But, like you said, I don’t want to get into a long theological debate. Of course, there are great arguments on each side. This forum is not here for you to try to convert me away from Christianity. You asked a question, I have answered it. I am sorry for any confusion I have presented. 🙂

  • Amanda, thanks for clarifying. Please understand I have no desire to convert you away from Christianity. I’m no evangelist, and I do appreciate you sharing your views. If you believe that the Bible is more historically accurate than other ancient scriptures, that’s up to you. I don’t believe that view is warranted. Even if it was warranted, I still don’t see how that would provide evidence of the supernatural, which is why I don’t personally hold that belief. However, I have no interest in making that choice for other people.

    I also don’t come from a Christian background, so the theology is very strange and foreign to me, which no doubt colors my perspective. When discussing these issues with Christians, it always seems like they are jumping the gun. They try to prove a particular religion is true without first providing evidence of a supernatural realm. And I don’t consider their (or any) holy book to be evidence of a supernatural realm. To my mind, they must first prove theism is true before they try to prove their religion.

    The only difference between Christianity and the others is JESUS.

    I do understand that, and I see how for Christians it must seem like a profound distinction, but I suppose I just don’t understand the difference between Jesus and other religious prophets or messiah figures. Of course, even if Jesus was the only resurrected deity in the pantheon of world religion and ancient mythology, that doesn’t say anything about the veracity of the Christian religion.

    I have to agree with Anna though, that uniqueness of a religious story has little to do with the validity of that story. I could also say that Christianity’s claim of a resurrected deity does not make it true, nor does the correlation of the Bible’s narrative with actual historical events.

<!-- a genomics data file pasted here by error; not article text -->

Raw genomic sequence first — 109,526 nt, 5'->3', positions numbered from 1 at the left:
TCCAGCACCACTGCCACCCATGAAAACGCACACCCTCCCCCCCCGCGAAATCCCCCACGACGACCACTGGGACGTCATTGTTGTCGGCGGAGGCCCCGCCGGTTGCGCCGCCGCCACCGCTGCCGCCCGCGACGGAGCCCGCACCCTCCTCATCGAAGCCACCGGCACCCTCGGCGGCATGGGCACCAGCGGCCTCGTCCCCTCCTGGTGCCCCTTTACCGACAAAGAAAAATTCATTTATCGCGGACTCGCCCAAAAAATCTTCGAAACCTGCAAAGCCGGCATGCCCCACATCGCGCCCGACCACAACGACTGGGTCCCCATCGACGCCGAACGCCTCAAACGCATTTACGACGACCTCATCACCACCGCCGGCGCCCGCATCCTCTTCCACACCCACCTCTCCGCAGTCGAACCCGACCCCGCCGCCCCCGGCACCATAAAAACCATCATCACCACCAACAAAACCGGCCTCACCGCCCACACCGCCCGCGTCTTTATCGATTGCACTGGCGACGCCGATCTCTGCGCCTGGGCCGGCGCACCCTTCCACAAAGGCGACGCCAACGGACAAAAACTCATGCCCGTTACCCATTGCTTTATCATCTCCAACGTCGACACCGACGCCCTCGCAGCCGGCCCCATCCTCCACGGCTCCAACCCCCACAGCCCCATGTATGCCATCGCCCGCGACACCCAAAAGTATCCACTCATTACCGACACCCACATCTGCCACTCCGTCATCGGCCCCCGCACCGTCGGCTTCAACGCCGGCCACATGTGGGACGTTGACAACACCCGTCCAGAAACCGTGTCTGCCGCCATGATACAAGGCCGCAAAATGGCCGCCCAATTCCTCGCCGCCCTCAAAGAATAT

Thanks, Mike. That’s the crux of the problem for me. Just because someone has been socially conditioned to see something as unique and/or desirable doesn’t mean anything in terms of its veracity. So while I understand that Christians are taught to value the concept of a personal relationship with their deity, it doesn’t seem to be relevant to the discussion at all. If that person had been raised in a different culture, they would have been taught to value something else entirely.

  • Amanda

    Yeah, I understand. However, we weren’t discussing why I believed in a supernatural power, but why I chose Christianity out of other religions. I get many of your points, but for the purpose of this little comment board I think it would be a very long discussion to touch on them all.

    I’m actually about to read a recommended book by a friend called Case For Christ by Lee Strobel. Lee Strobel is a Yale graduate with a strong background in atheism as I hear it. It should be a very interesting read.

    I’m not telling you about it to shove my beliefs and throw literature at you, but he touches on a lot of things (such as archaelogical and psychiatric points) that may be interesting to you, especially since his original purpose was to set out to disprove Christ. One drawback: It doesn’t have any interviews with atheists or “2 sided arguments”. I haven’t read it yet myself, but I heard it was worth the time.

    If you’re interested in skimming it, you can find it here: http://www.scribd.com/doc/23160933/evangelico-lee-strobel-the-case-for-Christ

    Thanks for the enlightening discussion, all!

    Byebye 🙂

  • Jeff Dale

    Amanda, I don’t know if you’ll see this, but just in case, here’s a link to critique of one of Strobel’s books:

    The Case Against Faith

    There are plenty of books that can give the impression of supporting your faith. But you have to look for the critiques to see what those books aren’t telling you.

    Best wishes.